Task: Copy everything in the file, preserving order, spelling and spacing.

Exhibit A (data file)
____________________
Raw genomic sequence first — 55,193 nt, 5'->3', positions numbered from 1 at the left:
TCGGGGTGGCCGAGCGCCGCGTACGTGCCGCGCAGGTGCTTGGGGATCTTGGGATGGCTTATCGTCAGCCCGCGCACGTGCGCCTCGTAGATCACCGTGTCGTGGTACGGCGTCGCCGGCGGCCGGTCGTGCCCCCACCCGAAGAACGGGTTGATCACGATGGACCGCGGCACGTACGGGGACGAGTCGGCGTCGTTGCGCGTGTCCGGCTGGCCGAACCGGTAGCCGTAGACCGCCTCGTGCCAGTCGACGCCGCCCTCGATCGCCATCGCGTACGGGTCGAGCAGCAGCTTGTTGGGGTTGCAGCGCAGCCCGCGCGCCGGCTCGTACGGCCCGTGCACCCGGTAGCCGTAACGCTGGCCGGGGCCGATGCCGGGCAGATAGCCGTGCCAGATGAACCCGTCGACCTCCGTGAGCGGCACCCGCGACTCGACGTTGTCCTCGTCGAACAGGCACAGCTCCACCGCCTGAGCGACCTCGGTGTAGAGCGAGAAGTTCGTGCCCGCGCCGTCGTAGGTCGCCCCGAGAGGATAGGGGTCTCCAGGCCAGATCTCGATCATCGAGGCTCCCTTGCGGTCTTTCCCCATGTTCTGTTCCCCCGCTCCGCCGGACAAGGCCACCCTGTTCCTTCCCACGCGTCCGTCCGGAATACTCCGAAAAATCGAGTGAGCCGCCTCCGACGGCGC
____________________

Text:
Raw genomic sequence first — 55,193 nt, 5'->3', positions numbered from 1 at the left:
TCGGGGTGGCCGAGCGCCGCGTACGTGCCGCGCAGGTGCTTGGGGATCTTGGGATGGCTTATCGTCAGCCCGCGCACGTGCGCCTCGTAGATCACCGTGTCGTGGTACGGCGTCGCCGGCGGCCGGTCGTGCCCCCACCCGAAGAACGGGTTGATCACGATGGACCGCGGCACGTACGGGGACGAGTCGGCGTCGTTGCGCGTGTCCGGCTGGCCGAACCGGTAGCCGTAGACCGCCTCGTGCCAGTCGACGCCGCCCTCGATCGCCATCGCGTACGGGTCGAGCAGCAGCTTGTTGGGGTTGCAGCGCAGCCCGCGCGCCGGCTCGTACGGCCCGTGCACCCGGTAGCCGTAACGCTGGCCGGGGCCGATGCCGGGCAGATAGCCGTGCCAGATGAACCCGTCGACCTCCGTGAGCGGCACCCGCGACTCGACGTTGTCCTCGTCGAACAGGCACAGCTCCACCGCCTGAGCGACCTCGGTGTAGAGCGAGAAGTTCGTGCCCGCGCCGTCGTAGGTCGCCCCGAGAGGATAGGGGTCTCCAGGCCAGATCTCGATCATCGAGGCTCCCTTGCGGTCTTTCCCCATGTTCTGTTCCCCCGCTCCGCCGGACAAGGCCACCCTGTTCCTTCCCACGCGTCCGTCCGGAATACTCCGAAAAATCGAGTGAGCCGCCTCCGACGGCGC